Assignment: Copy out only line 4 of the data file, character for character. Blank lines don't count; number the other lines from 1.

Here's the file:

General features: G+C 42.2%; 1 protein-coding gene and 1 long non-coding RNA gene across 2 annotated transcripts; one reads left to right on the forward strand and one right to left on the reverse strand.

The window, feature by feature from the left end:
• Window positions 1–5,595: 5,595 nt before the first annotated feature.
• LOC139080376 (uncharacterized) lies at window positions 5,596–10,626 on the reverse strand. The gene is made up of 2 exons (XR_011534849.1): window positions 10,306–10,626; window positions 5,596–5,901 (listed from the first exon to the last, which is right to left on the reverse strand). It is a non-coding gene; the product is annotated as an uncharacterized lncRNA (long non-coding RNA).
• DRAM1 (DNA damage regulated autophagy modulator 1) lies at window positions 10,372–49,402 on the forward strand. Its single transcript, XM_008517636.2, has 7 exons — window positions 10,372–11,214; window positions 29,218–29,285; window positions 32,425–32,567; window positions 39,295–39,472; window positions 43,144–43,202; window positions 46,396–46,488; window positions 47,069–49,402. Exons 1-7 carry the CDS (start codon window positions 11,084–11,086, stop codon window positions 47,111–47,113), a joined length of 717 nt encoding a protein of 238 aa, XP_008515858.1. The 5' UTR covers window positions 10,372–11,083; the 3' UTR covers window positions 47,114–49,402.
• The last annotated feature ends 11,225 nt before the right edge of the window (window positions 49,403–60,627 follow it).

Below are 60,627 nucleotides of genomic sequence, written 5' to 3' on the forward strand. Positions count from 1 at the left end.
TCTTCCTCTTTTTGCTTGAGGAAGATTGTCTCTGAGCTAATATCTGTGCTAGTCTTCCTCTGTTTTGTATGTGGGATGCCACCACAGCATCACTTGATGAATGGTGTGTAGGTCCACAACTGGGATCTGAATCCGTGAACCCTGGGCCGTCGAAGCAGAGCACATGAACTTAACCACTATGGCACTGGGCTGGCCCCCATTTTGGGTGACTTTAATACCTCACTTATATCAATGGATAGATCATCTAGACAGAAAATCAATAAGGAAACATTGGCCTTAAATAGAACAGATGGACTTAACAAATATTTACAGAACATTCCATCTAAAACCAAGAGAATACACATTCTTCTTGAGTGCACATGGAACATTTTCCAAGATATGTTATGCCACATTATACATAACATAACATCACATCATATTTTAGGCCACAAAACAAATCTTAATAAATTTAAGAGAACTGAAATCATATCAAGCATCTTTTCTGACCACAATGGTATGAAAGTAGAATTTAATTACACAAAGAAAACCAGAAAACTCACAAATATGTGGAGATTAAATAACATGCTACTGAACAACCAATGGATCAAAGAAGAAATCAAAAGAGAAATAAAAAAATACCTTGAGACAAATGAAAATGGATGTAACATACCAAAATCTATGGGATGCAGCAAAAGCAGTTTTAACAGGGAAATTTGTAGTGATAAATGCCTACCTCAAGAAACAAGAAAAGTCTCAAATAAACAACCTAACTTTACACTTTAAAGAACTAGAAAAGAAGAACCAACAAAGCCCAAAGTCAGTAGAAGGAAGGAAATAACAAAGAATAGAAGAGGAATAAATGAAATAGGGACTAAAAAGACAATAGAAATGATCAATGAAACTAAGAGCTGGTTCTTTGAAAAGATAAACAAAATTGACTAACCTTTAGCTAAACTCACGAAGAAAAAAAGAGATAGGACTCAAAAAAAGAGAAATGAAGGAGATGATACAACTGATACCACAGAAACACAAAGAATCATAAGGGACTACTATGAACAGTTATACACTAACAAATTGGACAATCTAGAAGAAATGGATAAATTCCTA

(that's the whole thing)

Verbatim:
• LOC139080376 (uncharacterized) lies at window positions 5,596–10,626 on the reverse strand. The gene is made up of 2 exons (XR_011534849.1): window positions 10,306–10,626; window positions 5,596–5,901 (listed from the first exon to the last, which is right to left on the reverse strand). It is a non-coding gene; the product is annotated as an uncharacterized lncRNA (long non-coding RNA).